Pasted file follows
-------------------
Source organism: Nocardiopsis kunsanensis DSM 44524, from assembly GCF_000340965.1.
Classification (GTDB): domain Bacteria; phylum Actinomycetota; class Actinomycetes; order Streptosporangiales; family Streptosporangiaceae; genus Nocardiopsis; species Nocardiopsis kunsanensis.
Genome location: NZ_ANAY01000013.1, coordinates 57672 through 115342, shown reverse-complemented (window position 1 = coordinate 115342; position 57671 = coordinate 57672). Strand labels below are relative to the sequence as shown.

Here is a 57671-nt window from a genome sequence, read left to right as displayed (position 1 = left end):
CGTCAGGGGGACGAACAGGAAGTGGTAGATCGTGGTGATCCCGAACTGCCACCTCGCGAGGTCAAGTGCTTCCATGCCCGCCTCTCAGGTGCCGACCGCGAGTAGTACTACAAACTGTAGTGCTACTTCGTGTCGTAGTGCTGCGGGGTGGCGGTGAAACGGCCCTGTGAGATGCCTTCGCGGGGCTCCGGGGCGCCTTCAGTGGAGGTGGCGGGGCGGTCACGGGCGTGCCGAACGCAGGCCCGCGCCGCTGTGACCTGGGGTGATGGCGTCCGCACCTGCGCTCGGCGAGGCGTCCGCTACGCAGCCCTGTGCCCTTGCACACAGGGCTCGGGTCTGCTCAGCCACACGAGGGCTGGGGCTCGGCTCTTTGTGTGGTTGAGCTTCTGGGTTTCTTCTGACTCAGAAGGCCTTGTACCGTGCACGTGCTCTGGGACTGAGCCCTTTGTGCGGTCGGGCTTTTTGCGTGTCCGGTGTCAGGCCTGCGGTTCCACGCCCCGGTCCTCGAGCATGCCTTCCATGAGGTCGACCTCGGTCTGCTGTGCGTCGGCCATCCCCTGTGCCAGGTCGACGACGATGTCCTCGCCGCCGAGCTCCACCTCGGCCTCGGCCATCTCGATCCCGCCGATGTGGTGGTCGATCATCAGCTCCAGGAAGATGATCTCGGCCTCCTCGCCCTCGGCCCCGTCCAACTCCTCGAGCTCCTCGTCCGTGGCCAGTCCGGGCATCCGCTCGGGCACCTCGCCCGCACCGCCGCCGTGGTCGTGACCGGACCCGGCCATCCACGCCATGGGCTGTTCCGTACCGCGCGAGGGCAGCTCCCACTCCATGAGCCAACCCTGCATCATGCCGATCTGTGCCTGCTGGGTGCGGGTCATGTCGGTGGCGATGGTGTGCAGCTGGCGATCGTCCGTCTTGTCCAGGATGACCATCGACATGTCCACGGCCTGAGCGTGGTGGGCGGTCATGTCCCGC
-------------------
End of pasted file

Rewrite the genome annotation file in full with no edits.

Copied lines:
Source organism: Nocardiopsis kunsanensis DSM 44524, from assembly GCF_000340965.1.
Classification (GTDB): domain Bacteria; phylum Actinomycetota; class Actinomycetes; order Streptosporangiales; family Streptosporangiaceae; genus Nocardiopsis; species Nocardiopsis kunsanensis.
Genome location: NZ_ANAY01000013.1, coordinates 57672 through 115342, shown reverse-complemented (window position 1 = coordinate 115342; position 57671 = coordinate 57672). Strand labels below are relative to the sequence as shown.

Here is a 57671-nt window from a genome sequence, read left to right as displayed (position 1 = left end):
CGTCAGGGGGACGAACAGGAAGTGGTAGATCGTGGTGATCCCGAACTGCCACCTCGCGAGGTCAAGTGCTTCCATGCCCGCCTCTCAGGTGCCGACCGCGAGTAGTACTACAAACTGTAGTGCTACTTCGTGTCGTAGTGCTGCGGGGTGGCGGTGAAACGGCCCTGTGAGATGCCTTCGCGGGGCTCCGGGGCGCCTTCAGTGGAGGTGGCGGGGCGGTCACGGGCGTGCCGAACGCAGGCCCGCGCCGCTGTGACCTGGGGTGATGGCGTCCGCACCTGCGCTCGGCGAGGCGTCCGCTACGCAGCCCTGTGCCCTTGCACACAGGGCTCGGGTCTGCTCAGCCACACGAGGGCTGGGGCTCGGCTCTTTGTGTGGTTGAGCTTCTGGGTTTCTTCTGACTCAGAAGGCCTTGTACCGTGCACGTGCTCTGGGACTGAGCCCTTTGTGCGGTCGGGCTTTTTGCGTGTCCGGTGTCAGGCCTGCGGTTCCACGCCCCGGTCCTCGAGCATGCCTTCCATGAGGTCGACCTCGGTCTGCTGTGCGTCGGCCATCCCCTGTGCCAGGTCGACGACGATGTCCTCGCCGCCGAGCTCCACCTCGGCCTCGGCCATCTCGATCCCGCCGATGTGGTGGTCGATCATCAGCTCCAGGAAGATGATCTCGGCCTCCTCGCCCTCGGCCCCGTCCAACTCCTCGAGCTCCTCGTCCGTGGCCAGTCCGGGCATCCGCTCGGGCACCTCGCCCGCACCGCCGCCGTGGTCGTGACCGGACCCGGCCATCCACGCCATGGGCTGTTCCGTACCGCGCGAGGGCAGCTCCCACTCCATGAGCCAACCCTGCATCATGCCGATCTGTGCCTGCTGGGTGCGGGTCATGTCGGTGGCGATGGTGTGCAGCTGGCGATCGTCCGTCTTGTCCAGGATGACCATCGACATGTCCACGGCCTGAGCGTGGTGGGCGGTCATGTCCCGC